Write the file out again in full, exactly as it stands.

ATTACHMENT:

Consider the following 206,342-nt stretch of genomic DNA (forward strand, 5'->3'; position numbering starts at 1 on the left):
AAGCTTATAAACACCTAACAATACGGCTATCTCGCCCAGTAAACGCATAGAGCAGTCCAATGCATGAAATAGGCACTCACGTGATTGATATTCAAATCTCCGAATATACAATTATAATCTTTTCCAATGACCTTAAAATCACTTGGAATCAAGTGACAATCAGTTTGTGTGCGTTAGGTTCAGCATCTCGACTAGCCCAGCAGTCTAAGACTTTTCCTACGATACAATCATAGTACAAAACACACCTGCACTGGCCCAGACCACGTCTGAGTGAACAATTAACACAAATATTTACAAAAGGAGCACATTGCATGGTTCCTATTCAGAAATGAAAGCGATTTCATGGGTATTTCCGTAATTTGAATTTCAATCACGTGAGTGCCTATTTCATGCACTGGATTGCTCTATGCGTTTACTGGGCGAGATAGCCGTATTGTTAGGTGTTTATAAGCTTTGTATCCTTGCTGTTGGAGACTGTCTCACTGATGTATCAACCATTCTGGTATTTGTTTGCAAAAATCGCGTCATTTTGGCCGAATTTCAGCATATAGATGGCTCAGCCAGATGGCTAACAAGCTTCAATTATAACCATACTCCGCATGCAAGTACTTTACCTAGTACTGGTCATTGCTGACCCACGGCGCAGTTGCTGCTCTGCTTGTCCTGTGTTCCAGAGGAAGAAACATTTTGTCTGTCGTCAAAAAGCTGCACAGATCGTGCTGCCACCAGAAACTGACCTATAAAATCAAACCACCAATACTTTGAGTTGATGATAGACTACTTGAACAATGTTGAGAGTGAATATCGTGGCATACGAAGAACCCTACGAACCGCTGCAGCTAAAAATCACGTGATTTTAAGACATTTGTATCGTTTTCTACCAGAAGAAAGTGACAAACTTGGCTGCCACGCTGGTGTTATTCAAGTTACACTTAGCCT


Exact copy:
Consider the following 206,342-nt stretch of genomic DNA (forward strand, 5'->3'; position numbering starts at 1 on the left):
AAGCTTATAAACACCTAACAATACGGCTATCTCGCCCAGTAAACGCATAGAGCAGTCCAATGCATGAAATAGGCACTCACGTGATTGATATTCAAATCTCCGAATATACAATTATAATCTTTTCCAATGACCTTAAAATCACTTGGAATCAAGTGACAATCAGTTTGTGTGCGTTAGGTTCAGCATCTCGACTAGCCCAGCAGTCTAAGACTTTTCCTACGATACAATCATAGTACAAAACACACCTGCACTGGCCCAGACCACGTCTGAGTGAACAATTAACACAAATATTTACAAAAGGAGCACATTGCATGGTTCCTATTCAGAAATGAAAGCGATTTCATGGGTATTTCCGTAATTTGAATTTCAATCACGTGAGTGCCTATTTCATGCACTGGATTGCTCTATGCGTTTACTGGGCGAGATAGCCGTATTGTTAGGTGTTTATAAGCTTTGTATCCTTGCTGTTGGAGACTGTCTCACTGATGTATCAACCATTCTGGTATTTGTTTGCAAAAATCGCGTCATTTTGGCCGAATTTCAGCATATAGATGGCTCAGCCAGATGGCTAACAAGCTTCAATTATAACCATACTCCGCATGCAAGTACTTTACCTAGTACTGGTCATTGCTGACCCACGGCGCAGTTGCTGCTCTGCTTGTCCTGTGTTCCAGAGGAAGAAACATTTTGTCTGTCGTCAAAAAGCTGCACAGATCGTGCTGCCACCAGAAACTGACCTATAAAATCAAACCACCAATACTTTGAGTTGATGATAGACTACTTGAACAATGTTGAGAGTGAATATCGTGGCATACGAAGAACCCTACGAACCGCTGCAGCTAAAAATCACGTGATTTTAAGACATTTGTATCGTTTTCTACCAGAAGAAAGTGACAAACTTGGCTGCCACGCTGGTGTTATTCAAGTTACACTTAGCCT